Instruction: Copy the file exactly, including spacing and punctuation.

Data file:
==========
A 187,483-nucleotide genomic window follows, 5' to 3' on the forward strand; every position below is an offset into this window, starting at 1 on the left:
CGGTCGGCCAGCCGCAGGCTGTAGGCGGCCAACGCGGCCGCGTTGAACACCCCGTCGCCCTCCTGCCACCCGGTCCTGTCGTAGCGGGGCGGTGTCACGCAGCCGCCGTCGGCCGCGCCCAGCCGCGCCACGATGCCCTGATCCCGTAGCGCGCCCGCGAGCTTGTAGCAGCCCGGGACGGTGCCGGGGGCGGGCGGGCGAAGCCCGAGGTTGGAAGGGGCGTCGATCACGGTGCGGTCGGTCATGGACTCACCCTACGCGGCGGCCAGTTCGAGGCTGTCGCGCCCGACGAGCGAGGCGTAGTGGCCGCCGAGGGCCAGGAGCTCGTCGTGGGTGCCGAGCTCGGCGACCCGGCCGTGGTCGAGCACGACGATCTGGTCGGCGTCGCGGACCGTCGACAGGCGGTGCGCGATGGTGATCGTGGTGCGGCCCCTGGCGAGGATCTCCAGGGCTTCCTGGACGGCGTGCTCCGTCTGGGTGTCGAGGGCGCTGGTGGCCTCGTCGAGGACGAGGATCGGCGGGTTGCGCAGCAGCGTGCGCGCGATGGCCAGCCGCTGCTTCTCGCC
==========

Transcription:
A 187,483-nucleotide genomic window follows, 5' to 3' on the forward strand; every position below is an offset into this window, starting at 1 on the left:
CGGTCGGCCAGCCGCAGGCTGTAGGCGGCCAACGCGGCCGCGTTGAACACCCCGTCGCCCTCCTGCCACCCGGTCCTGTCGTAGCGGGGCGGTGTCACGCAGCCGCCGTCGGCCGCGCCCAGCCGCGCCACGATGCCCTGATCCCGTAGCGCGCCCGCGAGCTTGTAGCAGCCCGGGACGGTGCCGGGGGCGGGCGGGCGAAGCCCGAGGTTGGAAGGGGCGTCGATCACGGTGCGGTCGGTCATGGACTCACCCTACGCGGCGGCCAGTTCGAGGCTGTCGCGCCCGACGAGCGAGGCGTAGTGGCCGCCGAGGGCCAGGAGCTCGTCGTGGGTGCCGAGCTCGGCGACCCGGCCGTGGTCGAGCACGACGATCTGGTCGGCGTCGCGGACCGTCGACAGGCGGTGCGCGATGGTGATCGTGGTGCGGCCCCTGGCGAGGATCTCCAGGGCTTCCTGGACGGCGTGCTCCGTCTGGGTGTCGAGGGCGCTGGTGGCCTCGTCGAGGACGAGGATCGGCGGGTTGCGCAGCAGCGTGCGCGCGATGGCCAGCCGCTGCTTCTCGCC